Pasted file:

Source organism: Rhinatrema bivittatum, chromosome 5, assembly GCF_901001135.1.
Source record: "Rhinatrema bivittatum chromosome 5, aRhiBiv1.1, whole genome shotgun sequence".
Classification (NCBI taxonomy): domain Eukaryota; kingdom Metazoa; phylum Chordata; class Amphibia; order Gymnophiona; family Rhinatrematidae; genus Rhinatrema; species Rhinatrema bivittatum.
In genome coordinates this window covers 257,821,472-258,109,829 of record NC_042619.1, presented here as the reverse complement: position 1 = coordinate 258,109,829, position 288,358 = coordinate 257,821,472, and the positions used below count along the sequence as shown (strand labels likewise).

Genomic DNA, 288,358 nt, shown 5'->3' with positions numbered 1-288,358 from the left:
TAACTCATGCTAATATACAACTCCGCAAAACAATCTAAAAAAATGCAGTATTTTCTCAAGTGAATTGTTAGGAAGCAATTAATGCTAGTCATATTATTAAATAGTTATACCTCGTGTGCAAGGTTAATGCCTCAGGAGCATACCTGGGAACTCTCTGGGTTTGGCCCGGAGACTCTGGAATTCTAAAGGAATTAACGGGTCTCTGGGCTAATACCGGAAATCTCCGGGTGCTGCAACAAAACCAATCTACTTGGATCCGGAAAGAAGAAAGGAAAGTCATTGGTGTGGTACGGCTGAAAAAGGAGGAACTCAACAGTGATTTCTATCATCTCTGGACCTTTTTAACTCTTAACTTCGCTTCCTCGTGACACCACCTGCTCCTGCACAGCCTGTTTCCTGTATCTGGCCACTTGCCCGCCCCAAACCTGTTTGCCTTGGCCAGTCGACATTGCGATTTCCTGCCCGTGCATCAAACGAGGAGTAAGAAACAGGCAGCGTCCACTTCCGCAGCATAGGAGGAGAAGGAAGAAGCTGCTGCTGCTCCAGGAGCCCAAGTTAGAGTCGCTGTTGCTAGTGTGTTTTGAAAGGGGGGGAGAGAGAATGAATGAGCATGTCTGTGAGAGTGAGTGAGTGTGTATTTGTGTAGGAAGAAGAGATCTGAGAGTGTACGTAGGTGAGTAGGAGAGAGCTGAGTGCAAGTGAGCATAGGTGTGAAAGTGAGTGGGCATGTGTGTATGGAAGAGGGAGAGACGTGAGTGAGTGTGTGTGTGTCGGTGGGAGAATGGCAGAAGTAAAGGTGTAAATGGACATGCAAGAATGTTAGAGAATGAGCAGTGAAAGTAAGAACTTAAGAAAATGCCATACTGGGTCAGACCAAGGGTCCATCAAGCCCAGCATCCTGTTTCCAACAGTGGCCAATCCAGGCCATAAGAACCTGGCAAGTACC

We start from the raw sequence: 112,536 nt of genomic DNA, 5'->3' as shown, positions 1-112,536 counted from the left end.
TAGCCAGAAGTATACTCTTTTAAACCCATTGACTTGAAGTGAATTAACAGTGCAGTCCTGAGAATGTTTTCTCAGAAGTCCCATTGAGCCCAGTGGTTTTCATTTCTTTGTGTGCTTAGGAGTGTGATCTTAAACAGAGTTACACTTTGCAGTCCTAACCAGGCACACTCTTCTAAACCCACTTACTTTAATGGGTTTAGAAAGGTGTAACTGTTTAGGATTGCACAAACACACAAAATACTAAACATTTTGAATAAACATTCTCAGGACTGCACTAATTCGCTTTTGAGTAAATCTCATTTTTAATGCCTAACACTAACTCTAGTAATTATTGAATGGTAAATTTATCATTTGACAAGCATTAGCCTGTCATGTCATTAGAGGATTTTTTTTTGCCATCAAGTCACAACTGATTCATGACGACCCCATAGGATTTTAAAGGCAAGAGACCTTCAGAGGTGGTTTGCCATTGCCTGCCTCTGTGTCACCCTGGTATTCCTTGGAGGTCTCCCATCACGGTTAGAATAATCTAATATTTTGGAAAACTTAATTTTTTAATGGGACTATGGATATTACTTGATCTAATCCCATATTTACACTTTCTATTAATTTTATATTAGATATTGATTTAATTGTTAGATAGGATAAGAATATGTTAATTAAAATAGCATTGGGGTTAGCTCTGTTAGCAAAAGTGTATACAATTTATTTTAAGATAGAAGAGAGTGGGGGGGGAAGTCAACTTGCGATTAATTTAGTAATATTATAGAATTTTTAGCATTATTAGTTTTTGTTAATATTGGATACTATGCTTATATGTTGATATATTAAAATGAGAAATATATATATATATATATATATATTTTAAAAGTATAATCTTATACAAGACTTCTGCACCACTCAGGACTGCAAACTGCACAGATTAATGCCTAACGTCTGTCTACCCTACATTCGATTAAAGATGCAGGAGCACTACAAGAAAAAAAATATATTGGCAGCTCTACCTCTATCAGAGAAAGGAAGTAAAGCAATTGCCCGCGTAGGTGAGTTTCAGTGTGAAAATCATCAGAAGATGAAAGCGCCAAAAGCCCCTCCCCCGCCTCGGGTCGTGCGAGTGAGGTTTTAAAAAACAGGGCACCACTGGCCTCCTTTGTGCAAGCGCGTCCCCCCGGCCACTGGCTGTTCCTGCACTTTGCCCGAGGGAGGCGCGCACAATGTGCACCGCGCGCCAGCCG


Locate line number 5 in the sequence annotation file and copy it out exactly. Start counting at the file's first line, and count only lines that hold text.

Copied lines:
Genomic DNA, 288,358 nt, shown 5'->3' with positions numbered 1-288,358 from the left: